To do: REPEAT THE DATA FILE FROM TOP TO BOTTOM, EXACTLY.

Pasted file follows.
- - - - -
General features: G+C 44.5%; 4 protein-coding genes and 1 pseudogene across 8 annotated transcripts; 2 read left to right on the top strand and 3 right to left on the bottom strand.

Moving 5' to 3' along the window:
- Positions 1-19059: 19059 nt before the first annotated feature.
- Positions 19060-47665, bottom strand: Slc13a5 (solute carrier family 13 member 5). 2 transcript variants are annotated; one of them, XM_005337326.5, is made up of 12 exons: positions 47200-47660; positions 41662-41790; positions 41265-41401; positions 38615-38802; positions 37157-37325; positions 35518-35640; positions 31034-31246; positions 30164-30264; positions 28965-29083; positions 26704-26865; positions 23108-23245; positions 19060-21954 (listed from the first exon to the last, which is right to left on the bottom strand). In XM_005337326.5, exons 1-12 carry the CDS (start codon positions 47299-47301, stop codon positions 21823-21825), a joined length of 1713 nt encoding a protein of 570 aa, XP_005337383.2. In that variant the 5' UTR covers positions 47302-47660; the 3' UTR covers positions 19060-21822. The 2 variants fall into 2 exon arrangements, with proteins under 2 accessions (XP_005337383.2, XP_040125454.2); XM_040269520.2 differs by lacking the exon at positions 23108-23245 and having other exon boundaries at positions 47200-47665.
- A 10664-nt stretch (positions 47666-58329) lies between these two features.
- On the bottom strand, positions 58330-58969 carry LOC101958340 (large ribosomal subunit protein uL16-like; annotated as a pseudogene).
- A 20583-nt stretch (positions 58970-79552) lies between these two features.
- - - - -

General features: G+C 44.5%; 4 protein-coding genes and 1 pseudogene across 8 annotated transcripts; 2 read left to right on the top strand and 3 right to left on the bottom strand.

Moving 5' to 3' along the window:
- Positions 1-19059: 19059 nt before the first annotated feature.
- Positions 19060-47665, bottom strand: Slc13a5 (solute carrier family 13 member 5). 2 transcript variants are annotated; one of them, XM_005337326.5, is made up of 12 exons: positions 47200-47660; positions 41662-41790; positions 41265-41401; positions 38615-38802; positions 37157-37325; positions 35518-35640; positions 31034-31246; positions 30164-30264; positions 28965-29083; positions 26704-26865; positions 23108-23245; positions 19060-21954 (listed from the first exon to the last, which is right to left on the bottom strand). In XM_005337326.5, exons 1-12 carry the CDS (start codon positions 47299-47301, stop codon positions 21823-21825), a joined length of 1713 nt encoding a protein of 570 aa, XP_005337383.2. In that variant the 5' UTR covers positions 47302-47660; the 3' UTR covers positions 19060-21822. The 2 variants fall into 2 exon arrangements, with proteins under 2 accessions (XP_005337383.2, XP_040125454.2); XM_040269520.2 differs by lacking the exon at positions 23108-23245 and having other exon boundaries at positions 47200-47665.
- A 10664-nt stretch (positions 47666-58329) lies between these two features.
- On the bottom strand, positions 58330-58969 carry LOC101958340 (large ribosomal subunit protein uL16-like; annotated as a pseudogene).
- A 20583-nt stretch (positions 58970-79552) lies between these two features.